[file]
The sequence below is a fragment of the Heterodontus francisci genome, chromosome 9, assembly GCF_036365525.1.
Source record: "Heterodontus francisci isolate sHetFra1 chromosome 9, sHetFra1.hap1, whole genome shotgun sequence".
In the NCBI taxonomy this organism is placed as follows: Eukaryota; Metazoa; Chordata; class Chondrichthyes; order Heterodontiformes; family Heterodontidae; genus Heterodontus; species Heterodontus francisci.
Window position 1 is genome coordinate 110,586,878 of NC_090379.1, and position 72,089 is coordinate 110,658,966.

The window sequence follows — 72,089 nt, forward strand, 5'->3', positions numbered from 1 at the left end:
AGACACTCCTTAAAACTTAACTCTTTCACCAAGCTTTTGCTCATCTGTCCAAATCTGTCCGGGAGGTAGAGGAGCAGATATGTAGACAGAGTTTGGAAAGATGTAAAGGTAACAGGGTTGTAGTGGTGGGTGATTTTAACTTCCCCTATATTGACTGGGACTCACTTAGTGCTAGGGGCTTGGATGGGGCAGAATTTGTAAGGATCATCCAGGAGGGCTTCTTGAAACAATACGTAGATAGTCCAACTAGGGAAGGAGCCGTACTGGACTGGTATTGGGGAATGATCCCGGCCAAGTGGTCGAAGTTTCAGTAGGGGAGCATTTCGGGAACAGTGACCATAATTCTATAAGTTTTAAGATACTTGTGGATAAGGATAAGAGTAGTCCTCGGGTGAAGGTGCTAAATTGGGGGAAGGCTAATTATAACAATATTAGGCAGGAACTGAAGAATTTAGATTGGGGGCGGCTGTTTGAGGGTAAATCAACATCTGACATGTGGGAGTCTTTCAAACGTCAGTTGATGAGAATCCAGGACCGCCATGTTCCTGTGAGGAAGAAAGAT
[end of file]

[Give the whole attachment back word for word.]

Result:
The sequence below is a fragment of the Heterodontus francisci genome, chromosome 9, assembly GCF_036365525.1.
Source record: "Heterodontus francisci isolate sHetFra1 chromosome 9, sHetFra1.hap1, whole genome shotgun sequence".
In the NCBI taxonomy this organism is placed as follows: Eukaryota; Metazoa; Chordata; class Chondrichthyes; order Heterodontiformes; family Heterodontidae; genus Heterodontus; species Heterodontus francisci.
Window position 1 is genome coordinate 110,586,878 of NC_090379.1, and position 72,089 is coordinate 110,658,966.

The window sequence follows — 72,089 nt, forward strand, 5'->3', positions numbered from 1 at the left end:
AGACACTCCTTAAAACTTAACTCTTTCACCAAGCTTTTGCTCATCTGTCCAAATCTGTCCGGGAGGTAGAGGAGCAGATATGTAGACAGAGTTTGGAAAGATGTAAAGGTAACAGGGTTGTAGTGGTGGGTGATTTTAACTTCCCCTATATTGACTGGGACTCACTTAGTGCTAGGGGCTTGGATGGGGCAGAATTTGTAAGGATCATCCAGGAGGGCTTCTTGAAACAATACGTAGATAGTCCAACTAGGGAAGGAGCCGTACTGGACTGGTATTGGGGAATGATCCCGGCCAAGTGGTCGAAGTTTCAGTAGGGGAGCATTTCGGGAACAGTGACCATAATTCTATAAGTTTTAAGATACTTGTGGATAAGGATAAGAGTAGTCCTCGGGTGAAGGTGCTAAATTGGGGGAAGGCTAATTATAACAATATTAGGCAGGAACTGAAGAATTTAGATTGGGGGCGGCTGTTTGAGGGTAAATCAACATCTGACATGTGGGAGTCTTTCAAACGTCAGTTGATGAGAATCCAGGACCGCCATGTTCCTGTGAGGAAGAAAGAT